President Roosevelt doesn't believe he can appoint Mrs. Russell
and requests another candidate, most likely referring to the
position of Postmaster in Wilmington, North Carolina.
Employees--Appointment, qualifications, tenure, etc.; Postal service--Employees; North Carolina--Wilmington
Robert H. McNeill writes to Thomas S. Rollins concerning his
whereabouts and informing him that President Roosevelt was anxious
to see him. McNeill and Senator Butler look forward to serving
Rollins whenever the necessity presents itself.
Letters; Meetings; North Carolina--Asheville; Washington (D.C.); Raleigh Hotel (Washington, D.C.); Butler, Marion, 1863-1938; Roosevelt, Theodore, 1858-1919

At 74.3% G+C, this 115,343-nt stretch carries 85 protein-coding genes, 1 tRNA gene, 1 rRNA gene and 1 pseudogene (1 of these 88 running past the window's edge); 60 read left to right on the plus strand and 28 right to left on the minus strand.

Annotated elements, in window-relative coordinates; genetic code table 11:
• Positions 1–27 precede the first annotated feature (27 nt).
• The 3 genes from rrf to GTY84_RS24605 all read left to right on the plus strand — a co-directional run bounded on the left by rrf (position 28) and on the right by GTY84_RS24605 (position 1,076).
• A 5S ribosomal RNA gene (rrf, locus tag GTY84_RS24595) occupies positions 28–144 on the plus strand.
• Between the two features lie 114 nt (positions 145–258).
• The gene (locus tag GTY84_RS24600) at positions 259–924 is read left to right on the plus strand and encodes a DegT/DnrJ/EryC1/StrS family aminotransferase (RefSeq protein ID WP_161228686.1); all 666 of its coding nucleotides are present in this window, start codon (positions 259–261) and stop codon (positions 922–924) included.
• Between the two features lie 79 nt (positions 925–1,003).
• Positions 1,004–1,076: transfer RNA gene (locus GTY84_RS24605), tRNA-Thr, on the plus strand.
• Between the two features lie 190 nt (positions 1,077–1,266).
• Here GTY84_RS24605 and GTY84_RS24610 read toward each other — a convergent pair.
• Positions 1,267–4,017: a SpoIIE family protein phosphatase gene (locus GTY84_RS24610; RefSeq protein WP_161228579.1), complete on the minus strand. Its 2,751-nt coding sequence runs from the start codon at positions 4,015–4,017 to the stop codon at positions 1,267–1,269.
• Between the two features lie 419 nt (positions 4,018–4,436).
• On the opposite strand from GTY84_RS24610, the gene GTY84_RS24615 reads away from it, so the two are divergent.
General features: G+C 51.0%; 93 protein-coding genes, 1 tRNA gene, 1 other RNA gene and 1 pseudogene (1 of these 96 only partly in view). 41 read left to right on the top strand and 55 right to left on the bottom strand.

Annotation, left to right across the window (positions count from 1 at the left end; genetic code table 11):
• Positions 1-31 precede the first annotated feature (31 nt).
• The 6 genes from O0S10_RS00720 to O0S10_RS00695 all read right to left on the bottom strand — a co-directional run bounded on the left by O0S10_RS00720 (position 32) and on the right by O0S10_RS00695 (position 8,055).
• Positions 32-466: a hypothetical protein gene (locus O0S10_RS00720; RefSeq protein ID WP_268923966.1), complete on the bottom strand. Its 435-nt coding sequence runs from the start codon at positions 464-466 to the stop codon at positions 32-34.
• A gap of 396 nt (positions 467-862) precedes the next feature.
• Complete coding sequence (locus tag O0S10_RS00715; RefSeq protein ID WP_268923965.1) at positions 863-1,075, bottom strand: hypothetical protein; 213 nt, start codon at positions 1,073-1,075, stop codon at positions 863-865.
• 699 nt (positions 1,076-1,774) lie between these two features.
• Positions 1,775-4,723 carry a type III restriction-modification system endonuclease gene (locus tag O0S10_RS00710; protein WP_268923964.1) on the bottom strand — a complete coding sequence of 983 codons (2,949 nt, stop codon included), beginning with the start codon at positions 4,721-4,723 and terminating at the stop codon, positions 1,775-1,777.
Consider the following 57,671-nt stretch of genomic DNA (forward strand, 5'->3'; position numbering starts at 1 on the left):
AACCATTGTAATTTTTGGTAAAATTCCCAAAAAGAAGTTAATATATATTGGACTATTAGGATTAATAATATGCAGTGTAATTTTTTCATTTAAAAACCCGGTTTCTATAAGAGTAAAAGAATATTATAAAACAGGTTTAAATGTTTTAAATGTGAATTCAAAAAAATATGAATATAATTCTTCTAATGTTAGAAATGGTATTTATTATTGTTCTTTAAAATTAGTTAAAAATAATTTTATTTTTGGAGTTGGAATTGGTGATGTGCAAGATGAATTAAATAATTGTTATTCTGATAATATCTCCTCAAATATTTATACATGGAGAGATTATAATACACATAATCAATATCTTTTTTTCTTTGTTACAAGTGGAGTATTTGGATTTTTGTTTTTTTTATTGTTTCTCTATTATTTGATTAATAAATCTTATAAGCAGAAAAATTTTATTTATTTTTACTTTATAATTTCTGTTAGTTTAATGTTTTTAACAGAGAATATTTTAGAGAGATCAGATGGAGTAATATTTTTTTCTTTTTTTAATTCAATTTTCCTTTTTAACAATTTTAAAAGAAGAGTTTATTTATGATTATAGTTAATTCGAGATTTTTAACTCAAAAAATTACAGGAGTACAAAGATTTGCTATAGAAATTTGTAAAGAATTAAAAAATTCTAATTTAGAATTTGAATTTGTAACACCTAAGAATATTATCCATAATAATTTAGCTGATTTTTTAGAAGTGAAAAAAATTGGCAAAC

Frank Harper extends Theodore Roosevelt's knowledge of Thomas S.
Rollins' "good work" on Roosevelt's behalf and tells Rollins that
Roosevelt is "particularly anxious" for active supporters to attend
the upcoming Republican National Convention. Roosevelt asks Rollins
if he can plan his private affairs to include the trip.
Republican National Convention; Political campaigns; Travel; Illinois--Chicago; Republican Party (U.S. : 1854- )
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